St David's Head

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St David's Head
Penmaen Dewi
St David's Head-by-Cered.jpg
Map showing the location of St David's Head
Map showing the location of St David's Head
Location in Wales
Location Pembrokeshire, Wales
Coordinates 51°54′10″N 5°18′45″W / 51.902778°N 5.3125°W / 51.902778; -5.3125Coordinates: 51°54′10″N 5°18′45″W / 51.902778°N 5.3125°W / 51.902778; -5.3125
Geology headland
Coetan Arthur burial chamber
Carn Llidi from St David's Head

St Davids Head (Welsh: Penmaen Dewi) is a headland in the Pembrokeshire Coast National Park, in southwest Wales. This headland is considered the southern limit of the Irish Sea in Wales.[1] To the south is the Celtic Sea.

Northwest of the cathedral city of St David's and jutting into the Irish Sea, St Davids Head marks the southern extremity of the large Cardigan Bay. To the south are Whitesands Bay, Ramsey Sound (separating Ramsey Island) and St Brides Bay. The headland and its immediate hinterland are owned by the National Trust.

Described in a Roman survey of the known world in 140 AD (Ptolemy's Geography) as the 'Promontory of the Eight Perils' (Οκταπιταρον Ακρον - Oktapitaron Akron - in Ptolemy's original Greek). There are views to the north, of the wide expanse of the Irish Sea; to the west, of the Bishops and Clerks rocks; to the south, of Whitesands Bay to Ramsey Sound and Ramsey Island; and to the east, of the slopes of the large rocky outcrop known as Carn Llidi.[2]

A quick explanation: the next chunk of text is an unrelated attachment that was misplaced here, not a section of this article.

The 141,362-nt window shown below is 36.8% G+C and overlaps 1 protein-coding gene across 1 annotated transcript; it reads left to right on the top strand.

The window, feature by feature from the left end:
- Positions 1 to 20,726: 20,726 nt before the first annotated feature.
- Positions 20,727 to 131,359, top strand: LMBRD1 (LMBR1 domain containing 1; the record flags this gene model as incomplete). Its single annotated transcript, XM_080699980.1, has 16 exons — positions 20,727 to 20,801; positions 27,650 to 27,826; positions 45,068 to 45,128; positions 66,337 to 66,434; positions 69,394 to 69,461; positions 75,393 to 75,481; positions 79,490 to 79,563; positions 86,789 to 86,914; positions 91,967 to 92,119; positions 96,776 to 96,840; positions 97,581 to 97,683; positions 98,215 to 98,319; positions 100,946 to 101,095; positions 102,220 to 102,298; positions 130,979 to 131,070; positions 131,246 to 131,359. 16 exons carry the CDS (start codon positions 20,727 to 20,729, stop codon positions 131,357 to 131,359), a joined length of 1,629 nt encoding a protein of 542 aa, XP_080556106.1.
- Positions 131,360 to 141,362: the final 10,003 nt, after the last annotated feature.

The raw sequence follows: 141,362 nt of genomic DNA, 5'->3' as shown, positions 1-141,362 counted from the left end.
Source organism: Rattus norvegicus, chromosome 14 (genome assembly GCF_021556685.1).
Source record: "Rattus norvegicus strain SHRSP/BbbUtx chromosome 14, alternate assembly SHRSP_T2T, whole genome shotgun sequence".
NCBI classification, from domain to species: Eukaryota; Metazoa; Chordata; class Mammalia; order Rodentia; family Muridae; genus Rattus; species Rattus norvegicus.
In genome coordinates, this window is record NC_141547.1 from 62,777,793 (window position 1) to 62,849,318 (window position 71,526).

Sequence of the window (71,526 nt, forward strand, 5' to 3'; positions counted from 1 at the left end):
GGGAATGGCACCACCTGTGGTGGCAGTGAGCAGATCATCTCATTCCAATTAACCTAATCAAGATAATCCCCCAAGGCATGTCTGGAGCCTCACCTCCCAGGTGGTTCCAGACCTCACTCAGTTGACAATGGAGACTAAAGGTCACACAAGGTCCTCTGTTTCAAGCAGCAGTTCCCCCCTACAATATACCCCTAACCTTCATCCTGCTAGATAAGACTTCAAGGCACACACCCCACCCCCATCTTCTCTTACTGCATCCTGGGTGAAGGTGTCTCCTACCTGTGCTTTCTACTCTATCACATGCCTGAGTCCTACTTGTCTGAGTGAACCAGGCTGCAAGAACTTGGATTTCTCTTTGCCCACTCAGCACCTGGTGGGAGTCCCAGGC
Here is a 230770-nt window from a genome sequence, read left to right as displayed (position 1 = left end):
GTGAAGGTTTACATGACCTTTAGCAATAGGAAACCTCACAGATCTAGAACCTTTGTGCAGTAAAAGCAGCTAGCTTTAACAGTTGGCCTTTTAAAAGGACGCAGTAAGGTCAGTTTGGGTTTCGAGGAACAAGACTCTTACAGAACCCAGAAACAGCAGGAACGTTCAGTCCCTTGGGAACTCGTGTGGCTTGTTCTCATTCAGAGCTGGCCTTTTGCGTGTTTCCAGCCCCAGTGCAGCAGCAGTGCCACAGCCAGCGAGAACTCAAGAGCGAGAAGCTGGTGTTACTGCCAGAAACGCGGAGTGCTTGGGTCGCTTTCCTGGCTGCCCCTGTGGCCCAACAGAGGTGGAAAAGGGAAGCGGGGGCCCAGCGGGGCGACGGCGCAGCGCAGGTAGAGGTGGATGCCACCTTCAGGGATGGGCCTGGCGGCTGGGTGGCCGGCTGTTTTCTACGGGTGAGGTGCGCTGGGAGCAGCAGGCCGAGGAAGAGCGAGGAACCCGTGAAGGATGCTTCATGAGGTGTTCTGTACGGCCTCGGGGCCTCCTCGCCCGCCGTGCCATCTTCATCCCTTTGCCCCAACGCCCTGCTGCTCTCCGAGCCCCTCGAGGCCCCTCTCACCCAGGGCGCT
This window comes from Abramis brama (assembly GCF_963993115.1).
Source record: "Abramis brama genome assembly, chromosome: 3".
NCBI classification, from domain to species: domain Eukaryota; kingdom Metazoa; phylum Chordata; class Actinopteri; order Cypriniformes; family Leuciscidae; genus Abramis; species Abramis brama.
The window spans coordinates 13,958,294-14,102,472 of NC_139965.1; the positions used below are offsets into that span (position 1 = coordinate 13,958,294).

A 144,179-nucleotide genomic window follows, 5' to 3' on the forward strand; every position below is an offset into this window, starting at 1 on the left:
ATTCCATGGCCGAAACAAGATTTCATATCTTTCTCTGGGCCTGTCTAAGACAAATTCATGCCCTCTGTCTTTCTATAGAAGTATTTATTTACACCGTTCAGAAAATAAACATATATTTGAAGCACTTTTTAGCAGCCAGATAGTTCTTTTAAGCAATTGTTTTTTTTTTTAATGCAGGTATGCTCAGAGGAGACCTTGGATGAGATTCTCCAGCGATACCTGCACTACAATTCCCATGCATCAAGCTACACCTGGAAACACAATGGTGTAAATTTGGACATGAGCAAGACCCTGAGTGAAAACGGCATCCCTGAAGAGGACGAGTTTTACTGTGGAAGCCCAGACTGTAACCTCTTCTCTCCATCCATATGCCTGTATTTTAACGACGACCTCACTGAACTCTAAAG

There are a number of ancient monuments showing signs of early occupation, including, an iron age cliff fort, prehistoric settlements, a prehistoric defensive wall, signs of various neolithic field systems and Coetan Arthur (Arthur’s Quoit) burial chamber.[3][4]

The headland can only be reached on foot along the coastal path, the nearest road ending at Whitesands bay about a mile to the south-east.

In 1793 Sir Richard Cold Hoare said in his "Journal of a Tour of South Wales":[5]

"No place could ever be more suited to retirement, contemplation or Druidical mysteries, surrounded by inaccessible rock and open to a wide expanse of ocean. Nothing seems wanting but the thick impenetrable groves of oaks which have been thought concomitant to places of Druidical worship and which, from the exposed nature of this situation, would never, I think, have existed here even in former days."

The headland is abundant in wildflowers and wildlife and the waters around it provide a rich habitat for fish, grey seals and porpoises. A variety of seabirds and peregrine falcons are also to be seen.[6]


Tarleton, a slaver of 400 tons (burthen), Christian, master, foundered on 28 November 1788 off St David's Head on her way from Liverpool to Africa. Her crew was saved.[7]


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